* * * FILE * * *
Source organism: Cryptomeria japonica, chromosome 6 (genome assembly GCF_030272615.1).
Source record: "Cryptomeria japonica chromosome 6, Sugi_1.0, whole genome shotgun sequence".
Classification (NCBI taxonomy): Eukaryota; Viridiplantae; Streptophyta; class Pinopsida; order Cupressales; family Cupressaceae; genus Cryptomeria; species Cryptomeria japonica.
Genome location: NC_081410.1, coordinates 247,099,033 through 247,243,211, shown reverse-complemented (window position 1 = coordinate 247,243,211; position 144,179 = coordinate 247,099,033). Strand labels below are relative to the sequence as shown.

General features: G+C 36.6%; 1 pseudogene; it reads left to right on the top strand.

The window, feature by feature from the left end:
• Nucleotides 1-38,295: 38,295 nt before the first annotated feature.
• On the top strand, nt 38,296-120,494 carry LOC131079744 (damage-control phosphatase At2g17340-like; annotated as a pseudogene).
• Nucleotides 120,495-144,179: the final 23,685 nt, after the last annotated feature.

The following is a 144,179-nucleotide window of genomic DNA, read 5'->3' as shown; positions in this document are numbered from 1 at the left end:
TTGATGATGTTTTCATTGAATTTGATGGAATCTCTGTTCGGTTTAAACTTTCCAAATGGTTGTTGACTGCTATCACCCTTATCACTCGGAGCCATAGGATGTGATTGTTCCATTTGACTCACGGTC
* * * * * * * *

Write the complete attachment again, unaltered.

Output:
Source organism: Cryptomeria japonica, chromosome 6 (genome assembly GCF_030272615.1).
Source record: "Cryptomeria japonica chromosome 6, Sugi_1.0, whole genome shotgun sequence".
Classification (NCBI taxonomy): Eukaryota; Viridiplantae; Streptophyta; class Pinopsida; order Cupressales; family Cupressaceae; genus Cryptomeria; species Cryptomeria japonica.
Genome location: NC_081410.1, coordinates 247,099,033 through 247,243,211, shown reverse-complemented (window position 1 = coordinate 247,243,211; position 144,179 = coordinate 247,099,033). Strand labels below are relative to the sequence as shown.

General features: G+C 36.6%; 1 pseudogene; it reads left to right on the top strand.

The window, feature by feature from the left end:
• Nucleotides 1-38,295: 38,295 nt before the first annotated feature.
• On the top strand, nt 38,296-120,494 carry LOC131079744 (damage-control phosphatase At2g17340-like; annotated as a pseudogene).
• Nucleotides 120,495-144,179: the final 23,685 nt, after the last annotated feature.

The following is a 144,179-nucleotide window of genomic DNA, read 5'->3' as shown; positions in this document are numbered from 1 at the left end:
TTGATGATGTTTTCATTGAATTTGATGGAATCTCTGTTCGGTTTAAACTTTCCAAATGGTTGTTGACTGCTATCACCCTTATCACTCGGAGCCATAGGATGTGATTGTTCCATTTGACTCACGGTC